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Mick Jackson’s last novel, The Widow’s Tale, was narrated by an unnamed woman propelled by bereavement into self-imposed exile in an unfamiliar corner of England. His new book, Yuki chan in Brontë Country, revisits this theme from a different perspective. Yukiko is a Japanese fashion student recently arrived in London to visit her sister, but behind her tourist disguise she hides a bigger purpose. “This whole trip is, in fact, one super-big investigation.” Yuki imagines herself as a psychic detective, and her investigation-cum-pilgrimage is all to try and discover what happened to her mother 10 years earlier in Haworth, home of the Brontës, shortly before she died. (...)Radhika Sanghani explores in The Telegraph the difficulties of non-white people when it comes to finding their peers on mainstream TV:
Though it presents itself as an amateur detective story, the novel is more a series of tangentially related digressions(...) But this episodic structure is ultimately frustrating. It’s only in the last quarter of the book, when Yuki finally discovers real clues about her mother’s visit to Haworth, that the story gains the momentum it has been lacking, towards its quietly moving revelation. You just can’t help wishing that this momentum had been found a little sooner. (Stephanie Merritt)
Non-white people will be familiar with the childhood struggle of searching for relatable role models on TV. Months pass before you find someone with the same skin colour as you and when you eventually hit the jackpot you're struck with a sense of disappointment. They're not the new badass hero - they're the geeky Asian friend, the jokey black kid, the Indian girl with strict parents.(...)The Deccan Herald talks about Jasper Fforde's Thursday Next saga:
But some of us will have done exactly what I did – find role models elsewhere. In the pages of children's novels, where characters were still broadly white. None of my favourite books (Matilda, Famous Five, Sweet Valley Twins) had non-white protagonists, but it didn’t matter.
I would become a whole host of characters in a way I couldn’t on television. I would fly through Narnia, hide behind a curtain as Jane Eyre, dance my way through balls in Jane Austen’s worlds and fight Voldemort with Harry Potter. There were no barriers – gender, age and skin colour were all irrelevant.
For instance, in one of his best-known novels, The Eyre Affair, a villain named Acheron Hades has entered Jane Eyre and kidnapped its protagonist. Using a Prose Portal, our biblio-detective, Thursday Next, jumps into the book, giving chase. Meanwhile, characters from Jane Eyre escape from the book into the real world. (...)Verily Magazine lists several girl-power novels. Including:
In the first book, The Eyre Affair (rejected 76 times before Penguin finally signed him on), Thursday is forced to alter the ending of Jane Eyre! Isn’t the idea that a reader can enter a book, interact with characters and even change the ending irresistible to a book lover? (Pradeep Sebastian)
A Heroine Who Relies on Her Inner Strength: Jane Eyre by Charlotte BrontëCittà Nuova (Italy) recommends some new books, including the latest edition of Elizabeth Gaskell's Life of Charlotte Brontë:
The Victorian audience of Charlotte Brontë’s day considered Jane Eyre radical. Today, we consider it one of the first feminist novels and a classic coming-of-age story: Jane sets out on a journey and returns a wiser, more mature, and self-assured woman. (...)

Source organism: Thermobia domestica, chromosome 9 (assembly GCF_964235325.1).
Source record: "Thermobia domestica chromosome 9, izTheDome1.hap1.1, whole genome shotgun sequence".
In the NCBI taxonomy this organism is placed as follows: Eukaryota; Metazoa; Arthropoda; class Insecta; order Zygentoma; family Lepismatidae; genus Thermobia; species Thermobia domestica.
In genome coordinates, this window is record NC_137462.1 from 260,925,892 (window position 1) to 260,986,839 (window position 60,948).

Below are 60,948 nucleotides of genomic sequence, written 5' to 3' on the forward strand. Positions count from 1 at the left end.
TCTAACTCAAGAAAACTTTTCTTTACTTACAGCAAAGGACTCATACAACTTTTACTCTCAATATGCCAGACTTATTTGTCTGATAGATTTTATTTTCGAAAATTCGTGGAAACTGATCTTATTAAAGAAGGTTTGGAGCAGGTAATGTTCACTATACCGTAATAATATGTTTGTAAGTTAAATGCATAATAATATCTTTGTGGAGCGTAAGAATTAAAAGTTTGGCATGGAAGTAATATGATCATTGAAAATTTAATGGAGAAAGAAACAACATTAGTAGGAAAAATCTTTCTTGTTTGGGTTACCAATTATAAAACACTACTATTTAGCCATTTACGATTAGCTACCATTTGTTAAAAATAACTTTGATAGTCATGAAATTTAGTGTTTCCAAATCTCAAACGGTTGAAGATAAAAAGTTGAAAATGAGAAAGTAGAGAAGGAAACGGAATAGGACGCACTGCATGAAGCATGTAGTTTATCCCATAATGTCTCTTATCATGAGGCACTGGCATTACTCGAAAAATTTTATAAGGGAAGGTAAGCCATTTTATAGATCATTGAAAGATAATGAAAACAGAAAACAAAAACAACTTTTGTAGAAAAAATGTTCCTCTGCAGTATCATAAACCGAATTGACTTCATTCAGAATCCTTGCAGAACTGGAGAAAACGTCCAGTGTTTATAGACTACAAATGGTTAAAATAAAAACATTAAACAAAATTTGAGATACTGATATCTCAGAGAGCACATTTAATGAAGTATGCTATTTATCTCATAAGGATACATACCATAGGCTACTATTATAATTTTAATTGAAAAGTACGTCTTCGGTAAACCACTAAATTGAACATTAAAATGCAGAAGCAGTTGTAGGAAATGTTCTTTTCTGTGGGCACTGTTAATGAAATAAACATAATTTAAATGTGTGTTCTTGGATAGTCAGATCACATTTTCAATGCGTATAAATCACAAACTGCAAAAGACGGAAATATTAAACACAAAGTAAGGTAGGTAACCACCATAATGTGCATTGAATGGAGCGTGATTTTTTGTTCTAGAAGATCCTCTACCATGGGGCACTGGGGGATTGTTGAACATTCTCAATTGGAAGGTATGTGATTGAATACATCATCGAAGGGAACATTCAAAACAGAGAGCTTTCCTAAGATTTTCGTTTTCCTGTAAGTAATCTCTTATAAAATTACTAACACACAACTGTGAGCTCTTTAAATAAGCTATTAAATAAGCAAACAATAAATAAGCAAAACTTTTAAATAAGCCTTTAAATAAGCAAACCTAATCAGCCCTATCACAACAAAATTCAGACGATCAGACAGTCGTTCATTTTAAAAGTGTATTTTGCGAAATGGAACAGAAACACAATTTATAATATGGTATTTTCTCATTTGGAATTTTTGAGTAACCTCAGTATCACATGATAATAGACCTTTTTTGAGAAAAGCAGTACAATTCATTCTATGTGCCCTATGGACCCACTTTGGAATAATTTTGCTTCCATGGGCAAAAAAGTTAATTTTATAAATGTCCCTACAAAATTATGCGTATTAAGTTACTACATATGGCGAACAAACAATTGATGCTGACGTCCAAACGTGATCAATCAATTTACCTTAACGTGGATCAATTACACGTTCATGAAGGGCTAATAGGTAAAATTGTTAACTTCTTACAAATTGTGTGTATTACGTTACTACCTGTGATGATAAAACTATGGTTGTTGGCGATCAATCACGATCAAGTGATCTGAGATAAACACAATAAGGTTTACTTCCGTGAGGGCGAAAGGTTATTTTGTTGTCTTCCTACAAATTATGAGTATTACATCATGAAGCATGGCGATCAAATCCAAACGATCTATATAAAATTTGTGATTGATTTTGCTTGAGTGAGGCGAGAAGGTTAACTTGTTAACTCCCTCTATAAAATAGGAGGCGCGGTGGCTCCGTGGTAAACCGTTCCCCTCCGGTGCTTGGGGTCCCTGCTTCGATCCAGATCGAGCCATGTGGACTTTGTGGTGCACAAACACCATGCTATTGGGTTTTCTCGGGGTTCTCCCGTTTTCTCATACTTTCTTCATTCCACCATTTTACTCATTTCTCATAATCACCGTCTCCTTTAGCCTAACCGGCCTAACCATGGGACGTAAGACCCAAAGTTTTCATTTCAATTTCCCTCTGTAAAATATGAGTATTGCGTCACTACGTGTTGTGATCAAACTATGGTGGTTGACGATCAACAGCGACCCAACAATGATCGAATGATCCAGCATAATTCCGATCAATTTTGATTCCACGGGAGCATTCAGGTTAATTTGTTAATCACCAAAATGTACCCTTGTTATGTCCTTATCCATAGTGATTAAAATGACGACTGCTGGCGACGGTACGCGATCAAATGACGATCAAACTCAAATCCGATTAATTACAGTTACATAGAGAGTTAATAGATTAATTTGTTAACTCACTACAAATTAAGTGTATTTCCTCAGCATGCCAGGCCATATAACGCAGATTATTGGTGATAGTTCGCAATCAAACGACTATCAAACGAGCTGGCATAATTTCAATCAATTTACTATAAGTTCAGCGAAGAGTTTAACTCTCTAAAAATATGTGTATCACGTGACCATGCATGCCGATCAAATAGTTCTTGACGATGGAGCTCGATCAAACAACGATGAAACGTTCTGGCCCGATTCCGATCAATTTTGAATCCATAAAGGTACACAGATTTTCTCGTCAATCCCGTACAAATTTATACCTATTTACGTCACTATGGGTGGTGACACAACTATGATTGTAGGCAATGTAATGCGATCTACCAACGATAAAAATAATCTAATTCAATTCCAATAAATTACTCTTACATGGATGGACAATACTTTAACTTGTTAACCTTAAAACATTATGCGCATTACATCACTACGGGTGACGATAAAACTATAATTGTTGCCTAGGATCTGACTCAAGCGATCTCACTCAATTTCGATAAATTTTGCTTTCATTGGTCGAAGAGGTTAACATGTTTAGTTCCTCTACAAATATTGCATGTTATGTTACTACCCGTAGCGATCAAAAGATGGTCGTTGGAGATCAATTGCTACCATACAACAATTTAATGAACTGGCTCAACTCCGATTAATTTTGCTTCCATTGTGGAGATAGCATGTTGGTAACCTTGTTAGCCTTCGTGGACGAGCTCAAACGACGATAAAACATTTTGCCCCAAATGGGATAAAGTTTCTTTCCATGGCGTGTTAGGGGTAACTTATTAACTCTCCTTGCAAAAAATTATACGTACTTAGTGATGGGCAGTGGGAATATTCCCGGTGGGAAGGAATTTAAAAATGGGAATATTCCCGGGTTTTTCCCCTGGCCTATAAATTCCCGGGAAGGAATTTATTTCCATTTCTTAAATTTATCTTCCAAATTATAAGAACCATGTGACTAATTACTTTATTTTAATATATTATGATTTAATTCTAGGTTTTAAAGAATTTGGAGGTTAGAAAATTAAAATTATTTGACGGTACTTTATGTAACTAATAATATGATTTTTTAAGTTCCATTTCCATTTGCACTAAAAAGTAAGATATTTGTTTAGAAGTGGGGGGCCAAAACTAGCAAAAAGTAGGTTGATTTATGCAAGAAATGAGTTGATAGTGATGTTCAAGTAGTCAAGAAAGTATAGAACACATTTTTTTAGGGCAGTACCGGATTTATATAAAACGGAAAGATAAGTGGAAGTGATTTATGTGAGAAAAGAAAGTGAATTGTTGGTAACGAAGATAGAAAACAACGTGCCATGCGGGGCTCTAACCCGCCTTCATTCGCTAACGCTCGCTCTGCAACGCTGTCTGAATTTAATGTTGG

She follows her heart and finds fulfillment in the end. Jane reminds even the most independent women that giving and receiving love are entirely worthy purposes. “I know what it is to live entirely for and with what I love best on Earth,” she says.
Because Jane Eyre teaches us that growth comes when we learn to be self-sufficient and step outside of ourselves, she definitely makes the cut of strong females from the classics. (...)
A Heroine who fights for the common good and finds power in persevarance: Agnes Grey by Anne Brontë
Never underestimate a Cinderella story: Agnes Grey, Anne Brontë’s debut novel, follows the Cinderella model, but it also addresses nineteenth-century issues of social instruction and oppression—all through the example of a heroine who serves the greater good. (...)
Time and again, Agnes overcomes mistreatment by choosing mercy over resentment—and in the end, she’s happier for it. In Agnes Grey, the virtuous life grants happiness and, more importantly, true fulfillment. Put simply, “the best way to enjoy yourself is to do what is right, and hate nobody,” Brontë writes. After all, what good can bitterness do?
With every circumstance that could turn Agnes bitter, she still resolves to better her world. Through her steadfast dedication to the greater good, Agnes reminds us to persevere in our own missions, no matter the challenges we face. Keep it up, ladies! (Mary Claire Lagroue)
Biografie – Elizabeth Gaskell, “La vita di Charlotte Brontë”, Castelvecchi, euro 22,00 – La Gaskell, amica intima della grande narratrice vittoriana e lei stessa scrittrice, con questo testo del 1857, frutto di accurate ricerche in Inghilterra e in Belgio, rappresentò il personaggio nei momenti salienti della sua storia e nel suo ambiente. Seppure privilegiando, anche rispetto al genio letterario, gli aspetti più intimi e personali, seppe ricreare la vitalità e la profondità dell’autrice di Jane Eyre, svelando al lettore i lati meno conosciuti di un carattere tormentato e introverso. (Gianfranco Restelli) (Translation)Cuarto Poder (Spain) misattributes the well-known Wuthering Heights boutade by Dante Gabriel Rosetti: "A fiend of a book – an incredible monster ... The action is laid in hell, – only it seems places and people have English names there" to T.S. Elliot.